Open Journals System
Issue Information: Vol. 5, No. 1,(2013)

Article Title: Histopathological study of avian tuberculosis in naturally infected domestic pigeons with Mycobacterium avium subsp. avium


pages: 45-56

DOI: 10.22067/veterinary.v5i1.13796

Abstract
The aim of this study was to investigate the histopathology of avian tuberculosis in naturally infected domestic pigeons (Columba livia var. domestica) with Mycobacterium aviumsubsp.avium. Avian tuberculosis is one of the most important diseases that affect all species of birds, and is most often caused by mycobacterium avium and mycobacterium genavense. Eighty out of more than 600 pigeons were selected based on their clinical signs and poor healthconditions and under standard conditions were euthanized, necropsied, and followed by bacterial culture on specific media for Mycobacterium avium subsp.avium. Fifty Mycobacterium avium subsp. Avium was isolated from pigeons. All acid fast bacilli isolates were tested by the PCR assays targeting the 16S rRNA, IS1245 and IS901 genes. After definitive identification of Mycobacterium aviumsubsp. avium by culturing and PCR assay, 45 fixed samples including liver, gizzard, proventriculus, intestines, kidneys and lungs from positive pigeons were subjected for histopathology studies. Tissues sections were prepared as usual and stained by hematoxylin and eosin, Ziehl-Neelsen and Congo red. Based on gross findings, liver and intestines were the most affected organs. Histologically, caseative uncalcified granulomatous inflammation was noted in the affected organs. Also histopathology examinations showed that most of the granulomatous lesions in the lungs were in microscopic size and it seems that lungs were affected more than it was expected. In Ziehl-Neelsen’s staining, a large number of acid-fast bacilli were observed within multinucleated giant cells and in necrotic areas. Also in Congo red staining, deposition of amyloid in liver and kidneys sections were observed. In conclusion, histopathology findings were typical of avian tuberculosis, including acid fast bacilli and uncalcified caseous necrosis centers which were surrounded by multinucleated giant cells, macrophages and lymphocytes.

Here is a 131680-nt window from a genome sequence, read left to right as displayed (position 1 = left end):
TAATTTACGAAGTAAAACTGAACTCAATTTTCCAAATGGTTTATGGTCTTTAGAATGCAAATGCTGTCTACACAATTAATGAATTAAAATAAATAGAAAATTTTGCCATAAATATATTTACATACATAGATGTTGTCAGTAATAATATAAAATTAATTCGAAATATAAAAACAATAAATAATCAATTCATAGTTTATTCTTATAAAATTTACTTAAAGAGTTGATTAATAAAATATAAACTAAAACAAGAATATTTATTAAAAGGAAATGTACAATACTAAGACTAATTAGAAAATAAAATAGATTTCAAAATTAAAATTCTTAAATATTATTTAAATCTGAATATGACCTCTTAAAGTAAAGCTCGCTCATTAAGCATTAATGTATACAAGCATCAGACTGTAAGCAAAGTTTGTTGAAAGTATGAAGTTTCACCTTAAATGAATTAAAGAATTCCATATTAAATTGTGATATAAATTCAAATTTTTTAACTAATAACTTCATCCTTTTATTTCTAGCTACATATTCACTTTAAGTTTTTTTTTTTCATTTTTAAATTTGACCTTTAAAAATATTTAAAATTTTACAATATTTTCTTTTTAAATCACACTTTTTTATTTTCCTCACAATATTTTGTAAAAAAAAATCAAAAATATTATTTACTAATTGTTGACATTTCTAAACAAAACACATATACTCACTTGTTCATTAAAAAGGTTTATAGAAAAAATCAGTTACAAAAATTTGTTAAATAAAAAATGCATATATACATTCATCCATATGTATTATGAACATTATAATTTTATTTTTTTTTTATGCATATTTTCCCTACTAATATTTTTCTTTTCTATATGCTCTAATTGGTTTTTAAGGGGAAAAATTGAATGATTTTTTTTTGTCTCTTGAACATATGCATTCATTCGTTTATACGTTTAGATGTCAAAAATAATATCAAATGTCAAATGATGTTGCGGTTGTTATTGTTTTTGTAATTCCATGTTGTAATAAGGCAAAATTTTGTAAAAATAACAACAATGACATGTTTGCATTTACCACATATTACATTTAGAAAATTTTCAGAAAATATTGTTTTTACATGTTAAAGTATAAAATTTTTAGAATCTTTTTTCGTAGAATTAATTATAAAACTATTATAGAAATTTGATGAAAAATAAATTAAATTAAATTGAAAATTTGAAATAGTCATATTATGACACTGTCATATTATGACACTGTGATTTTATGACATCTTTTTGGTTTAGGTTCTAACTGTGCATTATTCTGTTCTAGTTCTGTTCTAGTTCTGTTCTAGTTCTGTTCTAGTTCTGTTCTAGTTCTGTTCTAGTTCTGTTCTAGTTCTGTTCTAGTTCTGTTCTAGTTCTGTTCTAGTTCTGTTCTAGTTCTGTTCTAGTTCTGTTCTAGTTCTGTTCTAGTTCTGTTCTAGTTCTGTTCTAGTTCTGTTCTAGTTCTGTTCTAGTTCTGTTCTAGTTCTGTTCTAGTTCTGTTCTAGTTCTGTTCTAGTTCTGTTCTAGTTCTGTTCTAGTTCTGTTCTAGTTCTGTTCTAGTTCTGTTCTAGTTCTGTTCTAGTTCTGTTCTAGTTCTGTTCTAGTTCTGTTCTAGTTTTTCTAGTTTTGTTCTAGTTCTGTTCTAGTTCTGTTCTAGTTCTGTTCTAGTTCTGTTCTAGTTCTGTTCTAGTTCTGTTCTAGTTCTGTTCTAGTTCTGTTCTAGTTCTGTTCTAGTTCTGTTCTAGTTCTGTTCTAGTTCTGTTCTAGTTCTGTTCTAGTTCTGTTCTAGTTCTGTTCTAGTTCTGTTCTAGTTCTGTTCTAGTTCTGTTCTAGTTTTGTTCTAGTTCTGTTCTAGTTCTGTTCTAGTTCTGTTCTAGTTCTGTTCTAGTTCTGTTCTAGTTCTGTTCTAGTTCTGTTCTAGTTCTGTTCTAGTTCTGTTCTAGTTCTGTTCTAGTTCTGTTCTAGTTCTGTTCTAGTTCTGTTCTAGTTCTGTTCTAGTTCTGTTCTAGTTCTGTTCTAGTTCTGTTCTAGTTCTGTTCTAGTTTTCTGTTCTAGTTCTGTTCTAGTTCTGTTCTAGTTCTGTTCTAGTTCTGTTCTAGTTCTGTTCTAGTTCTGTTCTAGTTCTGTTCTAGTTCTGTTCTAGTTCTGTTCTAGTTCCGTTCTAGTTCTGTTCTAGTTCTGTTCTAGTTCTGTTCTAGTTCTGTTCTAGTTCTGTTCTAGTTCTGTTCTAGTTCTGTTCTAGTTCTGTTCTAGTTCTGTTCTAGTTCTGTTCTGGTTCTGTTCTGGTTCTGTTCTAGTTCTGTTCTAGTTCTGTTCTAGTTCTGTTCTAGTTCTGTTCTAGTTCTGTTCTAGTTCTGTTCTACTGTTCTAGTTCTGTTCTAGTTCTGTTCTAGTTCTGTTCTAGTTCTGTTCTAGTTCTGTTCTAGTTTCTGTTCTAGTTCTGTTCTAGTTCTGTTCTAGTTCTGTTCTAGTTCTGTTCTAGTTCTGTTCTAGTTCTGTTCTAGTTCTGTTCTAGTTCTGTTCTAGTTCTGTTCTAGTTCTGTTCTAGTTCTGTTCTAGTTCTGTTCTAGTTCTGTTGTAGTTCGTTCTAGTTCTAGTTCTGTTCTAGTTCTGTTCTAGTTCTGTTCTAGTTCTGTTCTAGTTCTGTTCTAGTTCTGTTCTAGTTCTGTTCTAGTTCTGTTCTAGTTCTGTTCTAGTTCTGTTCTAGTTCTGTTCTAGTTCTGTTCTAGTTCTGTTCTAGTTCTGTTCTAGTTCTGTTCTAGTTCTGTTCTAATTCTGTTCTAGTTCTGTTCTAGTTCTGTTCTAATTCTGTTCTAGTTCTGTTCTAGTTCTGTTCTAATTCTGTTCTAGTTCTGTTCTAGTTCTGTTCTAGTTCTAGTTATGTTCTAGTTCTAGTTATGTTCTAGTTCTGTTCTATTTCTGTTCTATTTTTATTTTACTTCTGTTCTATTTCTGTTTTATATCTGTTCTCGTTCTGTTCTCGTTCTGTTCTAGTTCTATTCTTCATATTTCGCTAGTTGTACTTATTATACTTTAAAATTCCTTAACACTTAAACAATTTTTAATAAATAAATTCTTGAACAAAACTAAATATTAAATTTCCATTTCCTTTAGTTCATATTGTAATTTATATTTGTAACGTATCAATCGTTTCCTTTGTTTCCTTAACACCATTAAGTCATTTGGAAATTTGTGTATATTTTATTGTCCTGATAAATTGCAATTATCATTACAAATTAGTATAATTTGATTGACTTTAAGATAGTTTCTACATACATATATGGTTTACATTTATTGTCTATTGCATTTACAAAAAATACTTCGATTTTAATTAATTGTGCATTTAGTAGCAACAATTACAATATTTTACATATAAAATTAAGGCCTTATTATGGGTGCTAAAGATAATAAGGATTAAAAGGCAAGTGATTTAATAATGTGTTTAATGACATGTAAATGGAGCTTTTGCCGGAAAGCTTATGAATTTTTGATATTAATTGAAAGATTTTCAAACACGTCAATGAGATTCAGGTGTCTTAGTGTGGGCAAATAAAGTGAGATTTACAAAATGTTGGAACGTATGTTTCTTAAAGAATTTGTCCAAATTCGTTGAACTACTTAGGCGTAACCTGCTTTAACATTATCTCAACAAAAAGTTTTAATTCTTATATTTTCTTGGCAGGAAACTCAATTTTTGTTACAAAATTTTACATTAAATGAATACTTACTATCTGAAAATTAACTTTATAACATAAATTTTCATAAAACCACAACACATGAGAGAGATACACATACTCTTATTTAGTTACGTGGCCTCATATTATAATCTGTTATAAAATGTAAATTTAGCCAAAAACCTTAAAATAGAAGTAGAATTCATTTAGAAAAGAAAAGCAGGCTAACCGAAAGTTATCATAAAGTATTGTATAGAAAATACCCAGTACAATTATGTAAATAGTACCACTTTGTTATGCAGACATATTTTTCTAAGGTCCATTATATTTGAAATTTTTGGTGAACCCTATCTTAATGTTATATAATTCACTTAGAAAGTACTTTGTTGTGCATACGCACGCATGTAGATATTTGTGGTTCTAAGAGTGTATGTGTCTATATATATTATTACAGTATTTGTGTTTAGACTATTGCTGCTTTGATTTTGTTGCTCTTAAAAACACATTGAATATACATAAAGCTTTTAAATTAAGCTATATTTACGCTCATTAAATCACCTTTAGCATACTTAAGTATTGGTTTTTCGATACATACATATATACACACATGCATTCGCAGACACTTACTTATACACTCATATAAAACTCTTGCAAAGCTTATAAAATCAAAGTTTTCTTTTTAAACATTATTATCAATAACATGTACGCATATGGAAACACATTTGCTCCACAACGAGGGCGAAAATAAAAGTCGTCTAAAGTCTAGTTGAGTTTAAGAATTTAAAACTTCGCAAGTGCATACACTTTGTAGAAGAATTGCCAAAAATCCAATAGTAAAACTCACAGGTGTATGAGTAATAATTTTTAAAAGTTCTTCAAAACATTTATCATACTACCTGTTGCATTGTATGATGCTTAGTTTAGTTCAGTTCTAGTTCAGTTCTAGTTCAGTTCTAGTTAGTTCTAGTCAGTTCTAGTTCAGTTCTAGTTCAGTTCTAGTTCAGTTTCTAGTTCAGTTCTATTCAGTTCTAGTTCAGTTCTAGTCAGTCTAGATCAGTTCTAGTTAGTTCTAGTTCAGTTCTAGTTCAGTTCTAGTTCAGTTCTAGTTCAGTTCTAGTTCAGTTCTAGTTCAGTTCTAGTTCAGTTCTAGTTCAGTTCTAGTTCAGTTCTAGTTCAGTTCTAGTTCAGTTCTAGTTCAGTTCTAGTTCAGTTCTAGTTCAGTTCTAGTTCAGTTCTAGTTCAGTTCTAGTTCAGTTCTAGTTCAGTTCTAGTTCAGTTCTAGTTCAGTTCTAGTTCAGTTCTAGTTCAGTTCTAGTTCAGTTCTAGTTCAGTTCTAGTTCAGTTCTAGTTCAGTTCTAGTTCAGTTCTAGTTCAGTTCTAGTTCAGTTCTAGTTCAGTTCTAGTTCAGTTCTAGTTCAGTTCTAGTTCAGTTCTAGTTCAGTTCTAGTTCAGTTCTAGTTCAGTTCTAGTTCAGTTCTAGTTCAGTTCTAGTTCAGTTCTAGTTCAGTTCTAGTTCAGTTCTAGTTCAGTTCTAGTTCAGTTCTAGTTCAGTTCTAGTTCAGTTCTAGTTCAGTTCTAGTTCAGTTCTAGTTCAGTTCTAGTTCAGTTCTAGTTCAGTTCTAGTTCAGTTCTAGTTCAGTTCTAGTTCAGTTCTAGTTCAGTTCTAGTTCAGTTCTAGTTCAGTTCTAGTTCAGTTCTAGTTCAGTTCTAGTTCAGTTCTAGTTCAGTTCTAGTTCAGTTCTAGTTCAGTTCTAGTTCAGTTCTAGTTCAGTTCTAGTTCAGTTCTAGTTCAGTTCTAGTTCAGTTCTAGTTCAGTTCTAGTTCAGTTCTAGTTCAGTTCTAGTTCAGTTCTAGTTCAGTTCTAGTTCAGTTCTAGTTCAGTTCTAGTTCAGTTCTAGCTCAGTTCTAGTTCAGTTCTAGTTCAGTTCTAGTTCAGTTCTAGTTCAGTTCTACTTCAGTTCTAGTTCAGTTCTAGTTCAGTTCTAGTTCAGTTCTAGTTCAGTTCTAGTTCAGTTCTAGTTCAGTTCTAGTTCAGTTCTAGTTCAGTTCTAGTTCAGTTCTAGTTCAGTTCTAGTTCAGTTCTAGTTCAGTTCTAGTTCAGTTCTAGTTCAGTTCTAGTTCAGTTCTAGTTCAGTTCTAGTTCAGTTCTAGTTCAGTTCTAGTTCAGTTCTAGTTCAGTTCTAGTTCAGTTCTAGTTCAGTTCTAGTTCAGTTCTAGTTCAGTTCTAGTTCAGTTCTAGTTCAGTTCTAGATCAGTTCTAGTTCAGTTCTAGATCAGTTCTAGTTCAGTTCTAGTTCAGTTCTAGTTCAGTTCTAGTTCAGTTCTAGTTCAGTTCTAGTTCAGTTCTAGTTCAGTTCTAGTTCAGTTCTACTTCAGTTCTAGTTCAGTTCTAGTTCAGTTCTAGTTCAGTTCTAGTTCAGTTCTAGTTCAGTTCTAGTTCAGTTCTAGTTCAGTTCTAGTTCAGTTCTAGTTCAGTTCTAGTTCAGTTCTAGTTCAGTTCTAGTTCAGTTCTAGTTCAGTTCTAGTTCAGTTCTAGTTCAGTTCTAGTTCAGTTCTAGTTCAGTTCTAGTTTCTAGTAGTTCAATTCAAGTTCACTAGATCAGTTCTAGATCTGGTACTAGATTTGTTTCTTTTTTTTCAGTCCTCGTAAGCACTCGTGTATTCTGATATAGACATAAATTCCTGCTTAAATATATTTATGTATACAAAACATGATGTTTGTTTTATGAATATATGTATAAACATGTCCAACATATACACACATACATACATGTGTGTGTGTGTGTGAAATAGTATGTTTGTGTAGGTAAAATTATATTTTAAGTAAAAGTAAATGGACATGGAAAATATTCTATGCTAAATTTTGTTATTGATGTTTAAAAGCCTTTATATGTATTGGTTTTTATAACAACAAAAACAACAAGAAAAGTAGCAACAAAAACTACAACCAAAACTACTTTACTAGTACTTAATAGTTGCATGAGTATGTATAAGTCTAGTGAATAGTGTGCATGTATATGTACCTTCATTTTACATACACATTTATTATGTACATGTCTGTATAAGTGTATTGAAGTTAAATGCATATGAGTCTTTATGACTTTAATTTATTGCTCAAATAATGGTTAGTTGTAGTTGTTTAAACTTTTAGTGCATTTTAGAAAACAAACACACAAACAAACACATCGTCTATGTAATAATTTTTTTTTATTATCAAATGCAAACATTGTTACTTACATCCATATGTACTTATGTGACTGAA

key words:   Pigeon; Mycobacterium aviumsubsp.avium; Amyloid; granulomatous lesions; Acid-fast bacilli


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